However, when an integrated service is required from different professionals in order to produce a care plan, different professionals would have to receive information about the result of assessment and produce work based on an agreed time scale, however, if one party does not perform the duty on time, the other party is likely to waste time and the integrated service provision could be delayed.
Finally, in a partnership relationship among organisations, integrated service provision, the expansion of service domain and increased available resources can be the positive outcomes, but disjointed work, loss of shared purpose and blame-culture followed are the negative outcomes. For instance, if two GPs in different district work collaboratively providing coordinated service, they would pool resources such as funds and capabilities for greater purpose for the both parties to meet their self-interests as well as common purpose, and they could stretch their client group by encompassing more patients from the other areas.
On the other hand, when the two service providers do not agree with mutual outcomes to be achieved and rather focus on their own self-benefits, the joint work could easily collapse in the middle of partnership work and they could end up with blaming each other. Further potential barriers in the health and social care service partnership could be lack of communication, absence of information sharing, and different priorities and values.
In my experience, if carers face emergent situation in one client’s house or when there is traffic congestion, the next visit to the second client can be delayed therefore, carers normally inform the office manager or coordinator to make notification to the client. However, when the carer reaches to the client, it was often found that the client had not been informed about the delay and as a result, the client was feeling frustrated due to the absence of message delivery in communication process between the service provider and the user.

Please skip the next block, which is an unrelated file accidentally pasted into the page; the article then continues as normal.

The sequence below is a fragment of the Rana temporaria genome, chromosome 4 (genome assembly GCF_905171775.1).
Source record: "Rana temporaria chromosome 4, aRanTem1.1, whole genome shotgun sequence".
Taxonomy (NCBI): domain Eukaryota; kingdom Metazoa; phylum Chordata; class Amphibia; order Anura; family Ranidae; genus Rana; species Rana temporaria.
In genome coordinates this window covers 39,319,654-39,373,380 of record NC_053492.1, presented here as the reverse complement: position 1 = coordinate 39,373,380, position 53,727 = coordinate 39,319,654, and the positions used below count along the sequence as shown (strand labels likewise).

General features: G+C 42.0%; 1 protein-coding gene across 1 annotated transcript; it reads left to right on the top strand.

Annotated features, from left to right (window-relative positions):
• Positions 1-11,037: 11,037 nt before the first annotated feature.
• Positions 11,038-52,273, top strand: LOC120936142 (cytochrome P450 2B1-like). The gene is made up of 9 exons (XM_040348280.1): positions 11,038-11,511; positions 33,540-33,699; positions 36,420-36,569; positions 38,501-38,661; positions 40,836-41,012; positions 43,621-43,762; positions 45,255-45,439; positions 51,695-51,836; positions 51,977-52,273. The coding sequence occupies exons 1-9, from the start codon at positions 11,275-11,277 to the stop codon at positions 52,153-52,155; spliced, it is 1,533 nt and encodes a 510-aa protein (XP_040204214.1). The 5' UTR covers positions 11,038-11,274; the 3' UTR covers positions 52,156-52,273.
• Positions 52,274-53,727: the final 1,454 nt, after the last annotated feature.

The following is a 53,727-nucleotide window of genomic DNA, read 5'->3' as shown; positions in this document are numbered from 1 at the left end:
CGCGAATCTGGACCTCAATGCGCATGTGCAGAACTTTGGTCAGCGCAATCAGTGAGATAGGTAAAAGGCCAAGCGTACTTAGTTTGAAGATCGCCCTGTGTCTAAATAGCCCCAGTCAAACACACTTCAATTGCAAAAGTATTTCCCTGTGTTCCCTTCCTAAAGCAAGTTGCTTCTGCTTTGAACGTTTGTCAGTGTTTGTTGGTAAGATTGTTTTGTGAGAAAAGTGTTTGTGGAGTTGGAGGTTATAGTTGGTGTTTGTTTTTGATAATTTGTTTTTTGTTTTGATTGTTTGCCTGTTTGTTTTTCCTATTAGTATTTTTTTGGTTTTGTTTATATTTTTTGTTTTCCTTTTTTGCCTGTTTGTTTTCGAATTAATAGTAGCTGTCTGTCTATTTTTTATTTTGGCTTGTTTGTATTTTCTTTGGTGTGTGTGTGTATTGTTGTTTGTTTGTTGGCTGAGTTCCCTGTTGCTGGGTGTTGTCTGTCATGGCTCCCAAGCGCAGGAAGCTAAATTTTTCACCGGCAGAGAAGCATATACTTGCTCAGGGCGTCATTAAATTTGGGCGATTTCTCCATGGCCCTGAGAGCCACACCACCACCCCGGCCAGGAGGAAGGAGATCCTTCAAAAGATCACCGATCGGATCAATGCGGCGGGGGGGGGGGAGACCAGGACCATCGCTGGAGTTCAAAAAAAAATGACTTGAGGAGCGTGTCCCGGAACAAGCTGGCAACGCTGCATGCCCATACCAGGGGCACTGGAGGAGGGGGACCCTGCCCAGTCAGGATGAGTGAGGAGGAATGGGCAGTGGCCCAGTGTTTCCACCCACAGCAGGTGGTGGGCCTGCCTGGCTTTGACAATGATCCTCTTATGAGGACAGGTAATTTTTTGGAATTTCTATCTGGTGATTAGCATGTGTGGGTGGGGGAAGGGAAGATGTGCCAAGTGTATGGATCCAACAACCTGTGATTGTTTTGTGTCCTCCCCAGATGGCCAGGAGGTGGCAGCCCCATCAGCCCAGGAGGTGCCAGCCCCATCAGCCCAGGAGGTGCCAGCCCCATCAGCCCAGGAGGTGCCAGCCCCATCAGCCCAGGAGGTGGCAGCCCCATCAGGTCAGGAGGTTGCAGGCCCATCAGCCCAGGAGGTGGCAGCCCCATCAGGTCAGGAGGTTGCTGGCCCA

Similarly, absence of information sharing could lead to duplication of the service provision to the service users. In some cases, due to an absence of collaborative work practice, policy and patronising attitude towards other professional partner, based on their vocational status or position, could be the cause of not sharing critical information for the service provision. Also, having different priorities and organisational or personal values could cause disagreement over collaborative work and lead negative outcomes to be generated.
Therefore, to generate positive outcomes, as mentioned in the philosophies of working in partnership, service providers must preserve autonomy of service users and empower them as much as they can in order to prevent any abuse, neglect and confusion from taking place, and discreetly select communication mechanisms and comprehensible terms to avoid miscommunication as well as information overload.
Moreover, among different professionals and service providing organisations, to equip with professional approach by considering each partner as an equal entity and coordinate comprehensive service delivery devised by organised communication schemes and common work practice in terms of information sharing, converging different priorities and values, and audit partners’ performance would be the fundamental strategies to achieve positive outcomes in the health and social care settings.
Patient Health History
Patient Health History.
Patient Health History
Health History (minimum 1200 words) 1. provide an overview of interviewing techniques for patient’s health history 2. construct relevant health history questions for all body systems as included on the review of systems 3. provide the expected normal subjective findings for each body systems on the review of systems 4. explain advanced interview techniques. 5. Analyze and discuss how you might adapt your physical assessment skills or interviewing techniques to accommodate each of the following specific populations: Infant/pediatric, Pregnancy, Geriatric 6. identify one disease process or condition that may significantly hinder conducting a Health History interview. 7. Synthesis and discuss the expected abnormal physical examination findings that may be associated with this disease or disease process. 8. Summarize the key points.